Never too Young to Know: Death in Children's Lives by Phyllis Rolfe SilvermanNever too Young to Know: Death in Children's Lives by Phyllis Rolfe Silverman

Never too Young to Know: Death in Children's Lives

byPhyllis Rolfe Silverman

Paperback | August 15, 1999

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In spite of society's wish to protect and insulate children from death, the experience of loss is unavoidable and there is surprisingly little guidance on how to help children cope with grief and bereavement. Never Too Young to Know: Death in Children's Lives is the first book to bringtogether diverse fields of study, offering a practical as well as multifaceted theoretical approach to how children cope with death. Using stories of children's own experiences supported by data from a large research study, Silverman explains the wide range of effects of loss upon children and thechallenges they face as they grieve. Silverman presents grief as a normal part of the life cycle, which results not only in pain and sadness but also in change and growth. She further explains that children can and do cope effectively with loss and the changes it brings as long as they are taught tounderstand that death is a part of life and that they will be included appropriately in the family drama. Never Too Young To Know: Death in Children's Lives is divided into three parts. The first section includes an overview and theoretical framework that examines the social, historical, developmental, and familial forces that frame and focus children's lives as they experience loss. The second sectionoffers a detailed analysis of how children experience mourning different types of death including the death of siblings, parents, and friends, and death due to illness, suicide, accidents, and violence. The final section includes an accessible guide to helping children cope with grief, emphasizingthe importance and the necessity of social support as children learn to adapt to their new lives. Never Too Young To Know: Death in Children's Lives is not only ideal for advanced undergraduate and graduate students learning about children but it is also useful for courses on death and dying and the family. It is also an invaluable book for mental health practitioners, clergy, schoolteachers,nurses, pediatricians, as well as the general reader interested in learning how to deal with death in children's lives.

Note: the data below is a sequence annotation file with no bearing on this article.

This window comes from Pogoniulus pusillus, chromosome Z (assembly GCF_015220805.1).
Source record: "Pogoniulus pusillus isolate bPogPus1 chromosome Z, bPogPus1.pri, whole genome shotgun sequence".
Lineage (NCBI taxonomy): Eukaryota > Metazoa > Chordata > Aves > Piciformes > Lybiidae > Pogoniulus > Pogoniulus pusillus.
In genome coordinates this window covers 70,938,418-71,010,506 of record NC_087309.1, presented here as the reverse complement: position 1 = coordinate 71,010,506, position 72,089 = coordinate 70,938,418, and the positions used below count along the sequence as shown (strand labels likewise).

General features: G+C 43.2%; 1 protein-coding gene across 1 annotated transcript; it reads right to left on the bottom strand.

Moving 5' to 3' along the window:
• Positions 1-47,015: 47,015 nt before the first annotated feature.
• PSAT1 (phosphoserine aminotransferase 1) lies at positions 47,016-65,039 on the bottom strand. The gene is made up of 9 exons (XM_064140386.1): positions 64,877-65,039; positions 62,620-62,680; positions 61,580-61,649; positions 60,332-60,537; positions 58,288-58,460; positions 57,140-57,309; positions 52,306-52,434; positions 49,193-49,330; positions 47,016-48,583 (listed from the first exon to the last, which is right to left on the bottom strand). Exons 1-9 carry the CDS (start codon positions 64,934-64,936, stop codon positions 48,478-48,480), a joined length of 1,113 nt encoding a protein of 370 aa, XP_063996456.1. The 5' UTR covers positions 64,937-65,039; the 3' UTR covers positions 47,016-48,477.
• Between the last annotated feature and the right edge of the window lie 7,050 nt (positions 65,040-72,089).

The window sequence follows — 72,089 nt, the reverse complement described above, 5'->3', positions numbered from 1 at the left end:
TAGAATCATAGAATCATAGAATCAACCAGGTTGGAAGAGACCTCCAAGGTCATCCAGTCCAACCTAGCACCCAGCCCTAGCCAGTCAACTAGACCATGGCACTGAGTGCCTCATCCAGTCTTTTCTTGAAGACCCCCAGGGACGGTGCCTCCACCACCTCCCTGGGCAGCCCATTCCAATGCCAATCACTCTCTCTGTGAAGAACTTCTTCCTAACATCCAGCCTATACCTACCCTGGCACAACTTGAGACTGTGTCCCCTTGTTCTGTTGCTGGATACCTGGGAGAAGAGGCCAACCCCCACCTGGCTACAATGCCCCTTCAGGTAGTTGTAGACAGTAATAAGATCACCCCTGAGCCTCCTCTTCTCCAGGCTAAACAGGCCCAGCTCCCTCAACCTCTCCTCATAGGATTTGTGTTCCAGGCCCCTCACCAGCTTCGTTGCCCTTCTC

Phyllis Rolfe Silverman is at Harvard Medical School.
Title:Never too Young to Know: Death in Children's LivesFormat:PaperbackDimensions:288 pages, 6.1 × 9.09 × 0.71 inPublished:August 15, 1999Publisher:Oxford University PressLanguage:English

The following ISBNs are associated with this title:

ISBN - 10:0195109554

ISBN - 13:9780195109559

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Table of Contents

AcknowledgmentsPrefaceIntroductionPart I: Making Meaning of Death and GriefIntroduction1. Historical and Theoretical Perspectives2. Bereavement: A Time of Changing Relationships and Transition3. Grieving and Psychological Development4. Children in the Family ContextConcluding Thoughts to Part IPart II: Stories People TellIntroduction5. The Death of a Parent: Dealing with Bad News, My World Is Turned Upside Down6. The Death of a Parent: Making an Accommodation7. My Child is Dying8. After a Child's Death: Nothing is the Same9. When a Sibling Dies10. Invisible Mourners: The Death of a FriendPart III: On HelpingIntroduction11. Help Over Time: Meeting Changing Needs12. Finding Help: Services for the Bereaved13. Teachable Moments: Promoting CompetenceAfterwordBibliographyAppendix: Resources for the Bereaved

From Our Editors

In some cultures, allowing children to experience the emotions associated with death is as important as letting them celebrate a new life. In most western cultures, however, people tend to shelter youngsters from the grief and unpleasantness resulting when someone passes away. Phyllis Rolfe Silverman suggests the most effective ways in which you can help children cope with the loss of a parent, sibling, relative, friend or even a cherished pet in Never Too Young to Know.

Editorial Reviews

"The title does not do it justice. [Never too Young to Know: Death in Children's Lives] is far more than the subtitle suggests. ... Silverman has done well to distil the breadth of research covered by this text ... there is great skill in being able to extract the essence of a field and placeit in a larger framework. ... It is above all else a book where children are given center stage."--Death Studies